When Michael next sees Hanna, he is a young law student, sitting in on a trial in which Hanna is a defendant. She is accused of a hideous crime, but inexplicably refuses to defend herself. As he watches her refuse to defend her innocence, Michael is at first perplexed by her actions. However, as the trial continues, he gradually realizes that Hanna may be guarding a secret which she considers more shameful than murder.

I absolutely loved this book. I was drawn into the plot very quickly; and by about two pages in, I was completely engrossed in the story. This was a translation from the original German, but it was a very well-written, understandable, and easy read for me. In my opinion, the story flowed along easily and I avidly wanted to know what happened next.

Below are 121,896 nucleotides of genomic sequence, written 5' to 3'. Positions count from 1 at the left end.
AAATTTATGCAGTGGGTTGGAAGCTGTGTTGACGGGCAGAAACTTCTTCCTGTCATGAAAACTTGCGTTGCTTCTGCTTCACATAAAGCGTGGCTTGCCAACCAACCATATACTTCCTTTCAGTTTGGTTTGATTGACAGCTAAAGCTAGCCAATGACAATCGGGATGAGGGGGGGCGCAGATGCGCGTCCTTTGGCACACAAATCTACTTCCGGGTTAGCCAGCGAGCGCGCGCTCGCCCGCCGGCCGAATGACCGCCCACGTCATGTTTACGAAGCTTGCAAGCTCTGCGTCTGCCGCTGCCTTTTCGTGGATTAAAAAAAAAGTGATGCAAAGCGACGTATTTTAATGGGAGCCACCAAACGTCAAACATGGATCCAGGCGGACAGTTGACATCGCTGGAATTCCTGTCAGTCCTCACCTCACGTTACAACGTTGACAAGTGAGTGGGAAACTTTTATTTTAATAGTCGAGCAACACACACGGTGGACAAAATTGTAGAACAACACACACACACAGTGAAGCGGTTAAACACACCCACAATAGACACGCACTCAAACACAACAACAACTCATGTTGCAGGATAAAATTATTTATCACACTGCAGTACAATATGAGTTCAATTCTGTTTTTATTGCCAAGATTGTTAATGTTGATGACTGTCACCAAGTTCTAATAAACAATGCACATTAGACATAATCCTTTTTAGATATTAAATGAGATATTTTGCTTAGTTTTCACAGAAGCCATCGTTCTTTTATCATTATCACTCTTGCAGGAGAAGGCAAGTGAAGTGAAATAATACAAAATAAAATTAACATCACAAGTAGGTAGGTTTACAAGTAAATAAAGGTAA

This was an unusual book to begin with - and while I haven't seen the 2008 movie adaption starring Kate Winslett and Ralph Fiennes - I enjoyed the book very much. I give this book an A+! ( )
  moonshineandrosefire | Nov 11, 2014 |
The Reader by Bernhard Schlink is above all, a story that warms your heart in a peculiar way, because it makes you feel compassion for characters who perhaps didn't give as much of themselves to the story as they could have.
The book is a perfect example on how concise storytelling can be, and still, contain so much information. It is a very quick read (about 1 hour) but it reaches deep into you. The subjects range from teenage love with an older woman to concentration camps.